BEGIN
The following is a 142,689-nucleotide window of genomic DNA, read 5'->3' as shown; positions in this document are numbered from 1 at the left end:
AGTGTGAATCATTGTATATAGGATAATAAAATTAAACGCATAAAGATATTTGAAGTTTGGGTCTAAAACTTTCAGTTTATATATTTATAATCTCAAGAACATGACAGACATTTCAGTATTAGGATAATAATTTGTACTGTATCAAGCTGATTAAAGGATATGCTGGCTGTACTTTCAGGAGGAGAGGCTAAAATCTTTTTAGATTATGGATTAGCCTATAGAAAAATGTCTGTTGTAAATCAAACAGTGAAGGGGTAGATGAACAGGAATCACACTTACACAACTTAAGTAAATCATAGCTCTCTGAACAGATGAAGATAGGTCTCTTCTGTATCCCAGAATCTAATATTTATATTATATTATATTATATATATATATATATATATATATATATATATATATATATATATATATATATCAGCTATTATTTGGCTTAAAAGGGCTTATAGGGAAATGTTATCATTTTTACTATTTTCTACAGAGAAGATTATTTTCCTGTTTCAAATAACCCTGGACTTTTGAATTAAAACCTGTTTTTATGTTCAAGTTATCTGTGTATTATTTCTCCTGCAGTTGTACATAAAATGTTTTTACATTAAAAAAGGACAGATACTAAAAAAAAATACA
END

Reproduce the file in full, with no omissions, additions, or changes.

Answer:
The following is a 142,689-nucleotide window of genomic DNA, read 5'->3' as shown; positions in this document are numbered from 1 at the left end:
AGTGTGAATCATTGTATATAGGATAATAAAATTAAACGCATAAAGATATTTGAAGTTTGGGTCTAAAACTTTCAGTTTATATATTTATAATCTCAAGAACATGACAGACATTTCAGTATTAGGATAATAATTTGTACTGTATCAAGCTGATTAAAGGATATGCTGGCTGTACTTTCAGGAGGAGAGGCTAAAATCTTTTTAGATTATGGATTAGCCTATAGAAAAATGTCTGTTGTAAATCAAACAGTGAAGGGGTAGATGAACAGGAATCACACTTACACAACTTAAGTAAATCATAGCTCTCTGAACAGATGAAGATAGGTCTCTTCTGTATCCCAGAATCTAATATTTATATTATATTATATTATATATATATATATATATATATATATATATATATATATATATATATATATATCAGCTATTATTTGGCTTAAAAGGGCTTATAGGGAAATGTTATCATTTTTACTATTTTCTACAGAGAAGATTATTTTCCTGTTTCAAATAACCCTGGACTTTTGAATTAAAACCTGTTTTTATGTTCAAGTTATCTGTGTATTATTTCTCCTGCAGTTGTACATAAAATGTTTTTACATTAAAAAAGGACAGATACTAAAAAAAAATACA